We used Stata version 10 for statistical analyses. To analyse incidence, we defined cases by using the Read codes for dementia as described above. We calculated person years at risk contributed to the age groups by people registered in the THIN database between 1997 and 2007. People started contributing person years at risk six months after registration and stopped contributing at the earliest of study end date, date of death, date transferred out of the practice, date of diagnosis of dementia, or three years after their last consultation. We calculated the incidence of dementia within age groups for men and women and for fifths of deprivation.
We used the Kaplan-Meier estimator to estimate the survival function for the dementia cohort and the comparator cohort without dementia, matched on general practice and time of diagnosis for the period 1990-2007. We categorised age at diagnosis into five year age bands and estimated the survival function separately for people from each of these age bands. We censored people if they were transferred out of the practice, had not consulted in three years, or were alive at the end of the study period.
We used a conditional Poisson regression model to compare the death rate of people with and without dementia. We estimated rate ratios adjusted for age and sex separately for each year after diagnosis. In a secondary analysis, we also adjusted the rate ratios for comorbidities (smoking, heavy alcohol consumption, diabetes, cardiovascular disease, hypertension, cerebrovascular disease, and high cholesterol).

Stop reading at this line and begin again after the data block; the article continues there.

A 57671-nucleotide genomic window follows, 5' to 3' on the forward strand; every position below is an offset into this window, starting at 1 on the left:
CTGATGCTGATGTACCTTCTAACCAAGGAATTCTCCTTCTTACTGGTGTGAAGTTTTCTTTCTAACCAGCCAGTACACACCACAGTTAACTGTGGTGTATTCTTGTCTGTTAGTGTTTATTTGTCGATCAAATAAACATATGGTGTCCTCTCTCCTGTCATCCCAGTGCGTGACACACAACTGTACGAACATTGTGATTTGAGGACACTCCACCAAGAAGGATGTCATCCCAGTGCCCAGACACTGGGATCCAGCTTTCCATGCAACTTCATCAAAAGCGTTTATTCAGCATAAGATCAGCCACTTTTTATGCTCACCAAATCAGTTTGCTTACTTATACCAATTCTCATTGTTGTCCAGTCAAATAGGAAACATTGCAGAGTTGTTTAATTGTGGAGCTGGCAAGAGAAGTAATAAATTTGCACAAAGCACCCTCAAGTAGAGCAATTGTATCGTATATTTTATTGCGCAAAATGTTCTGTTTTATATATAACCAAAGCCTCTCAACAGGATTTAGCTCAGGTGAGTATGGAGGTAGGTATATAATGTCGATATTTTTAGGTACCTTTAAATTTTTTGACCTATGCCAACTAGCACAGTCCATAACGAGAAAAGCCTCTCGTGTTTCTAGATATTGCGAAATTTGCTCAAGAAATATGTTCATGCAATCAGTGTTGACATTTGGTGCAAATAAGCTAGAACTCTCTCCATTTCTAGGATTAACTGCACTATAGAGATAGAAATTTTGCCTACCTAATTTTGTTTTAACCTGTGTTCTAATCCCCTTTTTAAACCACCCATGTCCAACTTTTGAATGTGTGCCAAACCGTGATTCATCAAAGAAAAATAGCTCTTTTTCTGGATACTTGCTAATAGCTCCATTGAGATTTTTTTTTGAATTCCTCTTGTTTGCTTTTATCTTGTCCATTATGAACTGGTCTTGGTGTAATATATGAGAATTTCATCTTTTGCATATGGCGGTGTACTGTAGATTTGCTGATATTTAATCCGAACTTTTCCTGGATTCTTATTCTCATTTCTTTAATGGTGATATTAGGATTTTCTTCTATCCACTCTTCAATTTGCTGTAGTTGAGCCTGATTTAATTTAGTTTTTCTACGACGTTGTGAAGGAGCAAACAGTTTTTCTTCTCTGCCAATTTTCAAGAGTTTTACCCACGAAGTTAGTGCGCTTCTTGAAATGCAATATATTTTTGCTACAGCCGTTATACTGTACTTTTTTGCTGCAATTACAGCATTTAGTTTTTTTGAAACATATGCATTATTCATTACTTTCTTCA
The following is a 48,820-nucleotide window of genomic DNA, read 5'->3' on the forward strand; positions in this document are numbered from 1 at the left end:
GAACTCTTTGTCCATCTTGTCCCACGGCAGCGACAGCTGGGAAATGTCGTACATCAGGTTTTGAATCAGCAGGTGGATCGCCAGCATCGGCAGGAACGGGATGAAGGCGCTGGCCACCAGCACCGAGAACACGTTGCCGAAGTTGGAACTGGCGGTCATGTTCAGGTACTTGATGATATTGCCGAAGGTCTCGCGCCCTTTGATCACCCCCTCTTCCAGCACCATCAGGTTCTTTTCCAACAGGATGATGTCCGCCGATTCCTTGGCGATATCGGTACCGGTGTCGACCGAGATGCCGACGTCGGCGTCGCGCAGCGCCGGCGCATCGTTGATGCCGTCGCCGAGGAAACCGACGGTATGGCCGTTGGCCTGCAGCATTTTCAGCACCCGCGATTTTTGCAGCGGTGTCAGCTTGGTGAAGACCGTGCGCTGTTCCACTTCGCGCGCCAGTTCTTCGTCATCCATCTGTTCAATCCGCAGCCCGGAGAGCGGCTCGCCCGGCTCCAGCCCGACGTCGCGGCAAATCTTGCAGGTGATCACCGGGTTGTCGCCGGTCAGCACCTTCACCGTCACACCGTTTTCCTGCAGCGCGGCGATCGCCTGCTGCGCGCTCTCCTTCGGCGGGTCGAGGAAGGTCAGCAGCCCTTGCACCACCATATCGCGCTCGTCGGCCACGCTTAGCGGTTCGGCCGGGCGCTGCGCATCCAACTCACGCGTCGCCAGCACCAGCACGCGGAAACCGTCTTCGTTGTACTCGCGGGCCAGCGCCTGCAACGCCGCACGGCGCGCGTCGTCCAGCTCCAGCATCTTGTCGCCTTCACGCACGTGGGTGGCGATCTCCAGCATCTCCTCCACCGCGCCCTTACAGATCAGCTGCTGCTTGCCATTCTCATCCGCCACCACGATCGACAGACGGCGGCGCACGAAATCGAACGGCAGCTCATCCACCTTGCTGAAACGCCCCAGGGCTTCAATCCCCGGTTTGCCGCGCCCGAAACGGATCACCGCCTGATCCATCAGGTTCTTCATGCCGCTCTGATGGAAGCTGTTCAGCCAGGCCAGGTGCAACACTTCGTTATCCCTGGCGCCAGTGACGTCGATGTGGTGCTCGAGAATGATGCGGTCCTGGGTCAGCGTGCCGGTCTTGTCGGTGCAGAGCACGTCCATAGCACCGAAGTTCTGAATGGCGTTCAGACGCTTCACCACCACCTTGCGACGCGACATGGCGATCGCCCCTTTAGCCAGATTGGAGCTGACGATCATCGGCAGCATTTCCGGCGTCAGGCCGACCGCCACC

Three hundred and fifty-three practices met the criteria for acceptable data recording between January 1997 and August 2007. In total, 20 409 people aged 60 years and over had a diagnosis of dementia recorded in the study period. The incidence of recorded dementia remained relatively stable over time at between 3 and 4 per 1000 person years at risk (fig 1⇓); the exception was 2006, when the incidence was significantly higher at 5/1000 person years at risk.
The incidence of recorded dementia was more than 15 times higher in people aged over 90 compared with the 60-69 year age group. The incidence was greater in women than men across all age groups (table 1⇓). Greater deprivation, compared with lower deprivation, was associated with a higher rate of recorded dementia in the younger age groups (60-69 and 70-79 years), but this became less marked in the older age groups (table 2⇓).
Three hundred and forty-nine practices met the criteria for acceptable data and mortality recording between January 1990 and August 2007. These practices had 22 529 people aged 60 years and over with a recorded diagnosis of dementia (table 3⇓), with 40 424 person years of follow-up. Two thirds of people with dementia were female (67.9%), and the mean age was 82.2 (SD 7.4) years. Most people with dementia were coded with a non-specific dementia code (n=14 485; 64.3%); about a fifth had been given a code of Alzheimer’s disease (4674; 20.7%), and 15% (3370) had a code of vascular dementia.
The matched comparison group contained 112 645 people aged 60 years and over without dementia, with 432 307 person years of follow-up. This group was younger (mean age 72.2 (SD 8.6) years) and consequently had a longer median follow-up time (3.1 (interquartile range 1.4-5.6) years) than did people with dementia (1.3 (0.5-2.7) years). In the dementia group, 41.6% (n=9372) had died compared with 17.5% (n=19 713) in the non-dementia group. More than a quarter of people with dementia transferred out of the practices (27.5%; n=6195) compared with 10.2% (n=11 490) of people without dementia.
The median survival of people with a diagnosis of dementia was associated with age at first recorded diagnosis. The median survival for people aged 60-69 years at diagnosis was 6.7 (interquartile range 3.1-10.8) years, falling to 1.9 (0.7-3.6) years in those aged 90 years and over (fig 2⇓). The five year survival ranged from just over 50% in 60-69 year olds to 25% in 80-89 years olds.